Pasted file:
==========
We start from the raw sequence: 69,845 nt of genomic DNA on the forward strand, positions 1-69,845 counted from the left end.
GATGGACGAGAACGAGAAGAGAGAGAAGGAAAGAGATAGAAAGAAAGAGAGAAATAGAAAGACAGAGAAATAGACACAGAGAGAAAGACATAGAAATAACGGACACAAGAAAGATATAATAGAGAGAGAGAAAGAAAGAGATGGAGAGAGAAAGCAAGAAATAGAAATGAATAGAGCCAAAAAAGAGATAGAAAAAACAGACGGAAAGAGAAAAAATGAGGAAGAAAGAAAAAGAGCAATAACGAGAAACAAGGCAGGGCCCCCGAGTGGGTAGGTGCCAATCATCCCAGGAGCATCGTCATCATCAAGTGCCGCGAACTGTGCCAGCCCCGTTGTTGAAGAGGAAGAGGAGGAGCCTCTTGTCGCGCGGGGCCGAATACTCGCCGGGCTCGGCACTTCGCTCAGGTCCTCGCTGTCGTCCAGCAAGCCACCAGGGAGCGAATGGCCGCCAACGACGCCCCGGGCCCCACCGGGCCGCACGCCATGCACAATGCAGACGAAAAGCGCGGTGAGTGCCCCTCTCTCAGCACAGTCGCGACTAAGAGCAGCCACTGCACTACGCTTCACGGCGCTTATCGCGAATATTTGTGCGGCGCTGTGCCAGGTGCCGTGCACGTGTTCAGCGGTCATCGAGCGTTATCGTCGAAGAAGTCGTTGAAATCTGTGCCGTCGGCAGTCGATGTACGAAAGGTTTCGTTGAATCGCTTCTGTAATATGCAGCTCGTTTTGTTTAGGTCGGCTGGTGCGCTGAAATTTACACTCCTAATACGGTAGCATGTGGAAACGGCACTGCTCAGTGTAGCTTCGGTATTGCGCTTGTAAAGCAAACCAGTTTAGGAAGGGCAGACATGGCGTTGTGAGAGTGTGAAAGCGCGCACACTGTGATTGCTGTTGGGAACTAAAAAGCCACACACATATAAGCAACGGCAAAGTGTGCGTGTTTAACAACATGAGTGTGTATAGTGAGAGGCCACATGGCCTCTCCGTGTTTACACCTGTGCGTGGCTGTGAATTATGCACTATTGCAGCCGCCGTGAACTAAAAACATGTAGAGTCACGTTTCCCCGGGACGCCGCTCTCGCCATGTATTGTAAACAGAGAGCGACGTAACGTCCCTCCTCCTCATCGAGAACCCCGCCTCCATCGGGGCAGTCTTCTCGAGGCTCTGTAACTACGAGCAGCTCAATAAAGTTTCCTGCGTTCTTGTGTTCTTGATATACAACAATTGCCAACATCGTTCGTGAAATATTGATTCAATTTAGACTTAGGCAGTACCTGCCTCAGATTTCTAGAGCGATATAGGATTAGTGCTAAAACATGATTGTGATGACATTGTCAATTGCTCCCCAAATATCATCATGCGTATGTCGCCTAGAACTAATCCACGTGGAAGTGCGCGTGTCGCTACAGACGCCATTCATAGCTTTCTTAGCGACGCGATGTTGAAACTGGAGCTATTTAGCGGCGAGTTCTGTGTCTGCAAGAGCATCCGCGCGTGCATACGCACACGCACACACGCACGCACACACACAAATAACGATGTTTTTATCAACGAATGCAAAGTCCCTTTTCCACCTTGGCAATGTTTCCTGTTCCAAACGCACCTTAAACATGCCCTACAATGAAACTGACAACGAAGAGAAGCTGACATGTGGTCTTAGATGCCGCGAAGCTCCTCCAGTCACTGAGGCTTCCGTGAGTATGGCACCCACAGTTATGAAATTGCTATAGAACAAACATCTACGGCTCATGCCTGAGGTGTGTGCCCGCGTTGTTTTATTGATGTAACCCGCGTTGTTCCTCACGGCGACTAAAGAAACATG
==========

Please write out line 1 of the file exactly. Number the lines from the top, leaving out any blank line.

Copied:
We start from the raw sequence: 69,845 nt of genomic DNA on the forward strand, positions 1-69,845 counted from the left end.